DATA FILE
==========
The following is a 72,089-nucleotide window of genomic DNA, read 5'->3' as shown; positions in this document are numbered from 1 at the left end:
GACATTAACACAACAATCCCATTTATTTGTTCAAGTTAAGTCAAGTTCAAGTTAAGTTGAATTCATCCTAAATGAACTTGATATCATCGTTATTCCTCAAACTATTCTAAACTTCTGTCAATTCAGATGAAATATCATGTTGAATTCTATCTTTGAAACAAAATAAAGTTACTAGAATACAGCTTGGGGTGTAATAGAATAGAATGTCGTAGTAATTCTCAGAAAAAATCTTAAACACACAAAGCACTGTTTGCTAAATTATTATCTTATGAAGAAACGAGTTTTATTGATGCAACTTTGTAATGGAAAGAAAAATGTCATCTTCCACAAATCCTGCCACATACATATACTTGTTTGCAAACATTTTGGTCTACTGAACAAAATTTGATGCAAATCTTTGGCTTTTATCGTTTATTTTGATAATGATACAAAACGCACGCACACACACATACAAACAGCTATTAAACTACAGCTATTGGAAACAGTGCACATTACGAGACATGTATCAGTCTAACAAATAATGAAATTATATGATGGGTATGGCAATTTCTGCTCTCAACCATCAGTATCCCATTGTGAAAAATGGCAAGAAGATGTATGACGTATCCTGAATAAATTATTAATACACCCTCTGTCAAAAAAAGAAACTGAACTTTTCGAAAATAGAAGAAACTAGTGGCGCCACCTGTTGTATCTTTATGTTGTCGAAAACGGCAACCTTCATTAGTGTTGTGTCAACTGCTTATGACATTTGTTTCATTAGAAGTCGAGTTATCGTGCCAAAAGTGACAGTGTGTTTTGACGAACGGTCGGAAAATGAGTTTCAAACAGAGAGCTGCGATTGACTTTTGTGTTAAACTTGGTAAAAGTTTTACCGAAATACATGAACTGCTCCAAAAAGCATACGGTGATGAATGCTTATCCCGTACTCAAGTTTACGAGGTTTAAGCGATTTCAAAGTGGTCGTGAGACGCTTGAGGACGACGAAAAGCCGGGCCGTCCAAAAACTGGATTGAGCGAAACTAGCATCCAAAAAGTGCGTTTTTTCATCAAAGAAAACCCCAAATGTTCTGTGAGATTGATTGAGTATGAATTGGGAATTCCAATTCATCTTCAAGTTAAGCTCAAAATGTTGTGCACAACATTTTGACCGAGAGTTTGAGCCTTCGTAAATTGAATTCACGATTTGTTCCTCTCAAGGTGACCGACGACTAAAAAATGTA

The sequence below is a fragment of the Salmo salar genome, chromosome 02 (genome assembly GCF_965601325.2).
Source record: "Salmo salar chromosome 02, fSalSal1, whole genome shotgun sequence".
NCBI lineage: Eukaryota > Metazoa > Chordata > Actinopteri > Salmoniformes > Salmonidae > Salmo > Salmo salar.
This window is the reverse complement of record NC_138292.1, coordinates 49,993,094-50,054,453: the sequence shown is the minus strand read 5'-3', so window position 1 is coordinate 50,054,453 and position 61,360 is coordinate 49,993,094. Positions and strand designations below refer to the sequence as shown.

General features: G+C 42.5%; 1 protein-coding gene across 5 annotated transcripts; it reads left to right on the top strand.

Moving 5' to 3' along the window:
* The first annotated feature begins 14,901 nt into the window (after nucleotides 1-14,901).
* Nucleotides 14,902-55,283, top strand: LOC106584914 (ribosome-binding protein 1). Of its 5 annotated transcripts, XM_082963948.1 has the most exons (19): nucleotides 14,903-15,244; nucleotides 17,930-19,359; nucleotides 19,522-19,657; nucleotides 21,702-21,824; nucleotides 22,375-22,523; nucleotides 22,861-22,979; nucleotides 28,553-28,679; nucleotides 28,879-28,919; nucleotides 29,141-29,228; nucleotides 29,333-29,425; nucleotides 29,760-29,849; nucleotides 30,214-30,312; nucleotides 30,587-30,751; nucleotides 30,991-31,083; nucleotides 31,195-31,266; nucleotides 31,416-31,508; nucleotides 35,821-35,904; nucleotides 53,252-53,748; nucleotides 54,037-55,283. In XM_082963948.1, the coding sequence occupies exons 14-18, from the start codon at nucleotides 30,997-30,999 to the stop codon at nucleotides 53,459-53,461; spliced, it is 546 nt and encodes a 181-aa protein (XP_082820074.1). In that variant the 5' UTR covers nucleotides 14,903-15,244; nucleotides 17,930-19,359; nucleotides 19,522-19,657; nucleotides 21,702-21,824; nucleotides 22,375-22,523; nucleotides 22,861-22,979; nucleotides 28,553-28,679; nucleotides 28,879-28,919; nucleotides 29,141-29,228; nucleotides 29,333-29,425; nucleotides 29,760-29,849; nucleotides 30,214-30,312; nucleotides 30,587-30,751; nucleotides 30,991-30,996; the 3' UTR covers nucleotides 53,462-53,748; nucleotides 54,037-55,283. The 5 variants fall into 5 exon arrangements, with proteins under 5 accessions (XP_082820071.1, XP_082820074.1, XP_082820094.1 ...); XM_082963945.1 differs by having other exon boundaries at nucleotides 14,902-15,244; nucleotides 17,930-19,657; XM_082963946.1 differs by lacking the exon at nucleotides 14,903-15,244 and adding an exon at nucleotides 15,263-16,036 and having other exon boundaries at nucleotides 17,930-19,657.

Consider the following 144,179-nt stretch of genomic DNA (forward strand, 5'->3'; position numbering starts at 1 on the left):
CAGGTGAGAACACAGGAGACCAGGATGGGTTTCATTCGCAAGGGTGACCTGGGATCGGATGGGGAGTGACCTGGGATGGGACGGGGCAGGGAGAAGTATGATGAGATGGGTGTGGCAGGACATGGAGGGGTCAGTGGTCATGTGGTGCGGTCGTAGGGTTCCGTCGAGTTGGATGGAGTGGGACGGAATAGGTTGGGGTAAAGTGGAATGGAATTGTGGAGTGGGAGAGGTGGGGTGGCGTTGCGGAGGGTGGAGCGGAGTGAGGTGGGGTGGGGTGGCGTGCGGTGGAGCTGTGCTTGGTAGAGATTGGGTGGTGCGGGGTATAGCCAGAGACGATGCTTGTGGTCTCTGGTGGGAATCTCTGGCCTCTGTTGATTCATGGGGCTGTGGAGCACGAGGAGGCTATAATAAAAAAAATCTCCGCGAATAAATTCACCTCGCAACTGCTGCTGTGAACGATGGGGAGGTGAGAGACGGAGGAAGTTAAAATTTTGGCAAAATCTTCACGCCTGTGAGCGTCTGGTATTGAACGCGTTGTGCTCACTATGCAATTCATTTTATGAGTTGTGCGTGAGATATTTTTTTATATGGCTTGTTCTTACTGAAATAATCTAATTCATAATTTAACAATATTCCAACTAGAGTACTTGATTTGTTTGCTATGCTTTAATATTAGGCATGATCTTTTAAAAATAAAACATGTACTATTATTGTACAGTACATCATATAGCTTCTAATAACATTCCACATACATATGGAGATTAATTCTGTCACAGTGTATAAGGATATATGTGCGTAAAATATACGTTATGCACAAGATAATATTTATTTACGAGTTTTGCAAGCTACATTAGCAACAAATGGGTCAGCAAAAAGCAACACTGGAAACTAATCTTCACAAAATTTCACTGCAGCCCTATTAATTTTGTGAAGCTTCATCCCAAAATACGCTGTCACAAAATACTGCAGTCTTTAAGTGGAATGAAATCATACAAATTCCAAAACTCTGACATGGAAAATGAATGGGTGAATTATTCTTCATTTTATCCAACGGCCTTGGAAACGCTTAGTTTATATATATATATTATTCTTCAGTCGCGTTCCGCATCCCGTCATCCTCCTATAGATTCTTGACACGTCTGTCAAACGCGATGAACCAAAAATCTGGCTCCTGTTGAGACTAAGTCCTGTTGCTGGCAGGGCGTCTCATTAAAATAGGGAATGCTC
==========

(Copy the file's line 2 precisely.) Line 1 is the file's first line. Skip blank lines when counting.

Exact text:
GACATTAACACAACAATCCCATTTATTTGTTCAAGTTAAGTCAAGTTCAAGTTAAGTTGAATTCATCCTAAATGAACTTGATATCATCGTTATTCCTCAAACTATTCTAAACTTCTGTCAATTCAGATGAAATATCATGTTGAATTCTATCTTTGAAACAAAATAAAGTTACTAGAATACAGCTTGGGGTGTAATAGAATAGAATGTCGTAGTAATTCTCAGAAAAAATCTTAAACACACAAAGCACTGTTTGCTAAATTATTATCTTATGAAGAAACGAGTTTTATTGATGCAACTTTGTAATGGAAAGAAAAATGTCATCTTCCACAAATCCTGCCACATACATATACTTGTTTGCAAACATTTTGGTCTACTGAACAAAATTTGATGCAAATCTTTGGCTTTTATCGTTTATTTTGATAATGATACAAAACGCACGCACACACACATACAAACAGCTATTAAACTACAGCTATTGGAAACAGTGCACATTACGAGACATGTATCAGTCTAACAAATAATGAAATTATATGATGGGTATGGCAATTTCTGCTCTCAACCATCAGTATCCCATTGTGAAAAATGGCAAGAAGATGTATGACGTATCCTGAATAAATTATTAATACACCCTCTGTCAAAAAAAGAAACTGAACTTTTCGAAAATAGAAGAAACTAGTGGCGCCACCTGTTGTATCTTTATGTTGTCGAAAACGGCAACCTTCATTAGTGTTGTGTCAACTGCTTATGACATTTGTTTCATTAGAAGTCGAGTTATCGTGCCAAAAGTGACAGTGTGTTTTGACGAACGGTCGGAAAATGAGTTTCAAACAGAGAGCTGCGATTGACTTTTGTGTTAAACTTGGTAAAAGTTTTACCGAAATACATGAACTGCTCCAAAAAGCATACGGTGATGAATGCTTATCCCGTACTCAAGTTTACGAGGTTTAAGCGATTTCAAAGTGGTCGTGAGACGCTTGAGGACGACGAAAAGCCGGGCCGTCCAAAAACTGGATTGAGCGAAACTAGCATCCAAAAAGTGCGTTTTTTCATCAAAGAAAACCCCAAATGTTCTGTGAGATTGATTGAGTATGAATTGGGAATTCCAATTCATCTTCAAGTTAAGCTCAAAATGTTGTGCACAACATTTTGACCGAGAGTTTGAGCCTTCGTAAATTGAATTCACGATTTGTTCCTCTCAAGGTGACCGACGACTAAAAAATGTA